Cross-Dressing on the Margins of Empire

Women Pirates and the Narrative of the Caribbean
  • Lizabeth Paravisini-Gebert


Nearly 300 years after they sailed the Caribbean Sea from the Bahamas to Jamaica with “Calico” Jack Rackam’s crew, pirates Anne Bonny and Mary Read remain the region’s most infamous women at sea.1 Their piratical careers, which ended with their capture and trial in November 1720, have fascinated writers from Captain Charles Johnson (the first chronicler of their adventures, once thought to be a pseudonym for Daniel Defoe) to the present, being recounted in countless stories, songs, novels, plays, movies, and children’s books.2 The enduring fascination of their story has been doubtless the result of their gender, of their irruption into a quintessentially male world, and of the titillation of their adventures in a highly eroticized environment. They have retained their hold on the popular imagination because of the protean nature of what is known of their personalities and adventures: just enough documentation of their escapades has survived to anchor them firmly in the history of the Caribbean at a specific time and place; enough remains tantalizingly in mystery to give the imagination endless wings.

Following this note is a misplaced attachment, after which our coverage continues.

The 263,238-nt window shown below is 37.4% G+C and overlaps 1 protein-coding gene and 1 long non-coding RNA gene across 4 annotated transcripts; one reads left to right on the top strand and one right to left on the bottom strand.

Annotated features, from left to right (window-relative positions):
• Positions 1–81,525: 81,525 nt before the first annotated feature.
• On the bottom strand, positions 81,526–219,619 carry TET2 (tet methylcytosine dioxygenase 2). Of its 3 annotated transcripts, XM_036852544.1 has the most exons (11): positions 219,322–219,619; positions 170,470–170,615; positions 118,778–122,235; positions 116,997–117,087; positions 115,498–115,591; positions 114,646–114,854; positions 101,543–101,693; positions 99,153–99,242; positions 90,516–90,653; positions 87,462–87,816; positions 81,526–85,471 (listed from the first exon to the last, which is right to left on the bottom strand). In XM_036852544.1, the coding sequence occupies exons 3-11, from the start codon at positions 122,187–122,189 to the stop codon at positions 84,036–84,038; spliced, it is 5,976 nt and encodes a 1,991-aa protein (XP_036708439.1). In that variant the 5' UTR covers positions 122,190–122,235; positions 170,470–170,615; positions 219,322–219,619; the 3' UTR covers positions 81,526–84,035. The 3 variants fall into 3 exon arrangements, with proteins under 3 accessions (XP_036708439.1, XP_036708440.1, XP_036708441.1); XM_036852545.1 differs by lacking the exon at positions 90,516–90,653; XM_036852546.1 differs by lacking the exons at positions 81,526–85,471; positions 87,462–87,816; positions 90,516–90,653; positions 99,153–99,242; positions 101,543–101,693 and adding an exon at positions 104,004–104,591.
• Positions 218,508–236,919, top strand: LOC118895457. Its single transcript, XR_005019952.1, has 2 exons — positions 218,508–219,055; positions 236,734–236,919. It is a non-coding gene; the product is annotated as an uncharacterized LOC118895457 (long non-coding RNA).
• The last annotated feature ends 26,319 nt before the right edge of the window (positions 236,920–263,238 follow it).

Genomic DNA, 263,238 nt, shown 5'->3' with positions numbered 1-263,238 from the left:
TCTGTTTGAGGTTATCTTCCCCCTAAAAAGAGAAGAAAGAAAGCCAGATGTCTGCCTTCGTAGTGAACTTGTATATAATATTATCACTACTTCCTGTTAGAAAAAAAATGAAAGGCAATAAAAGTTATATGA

Gender Identity General History Bare Breast Popular Imagination Read Story 
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Copyright information

© Lizabeth Paravisini-Gebert and Ivette Romero-Cesareo 2001

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  • Lizabeth Paravisini-Gebert

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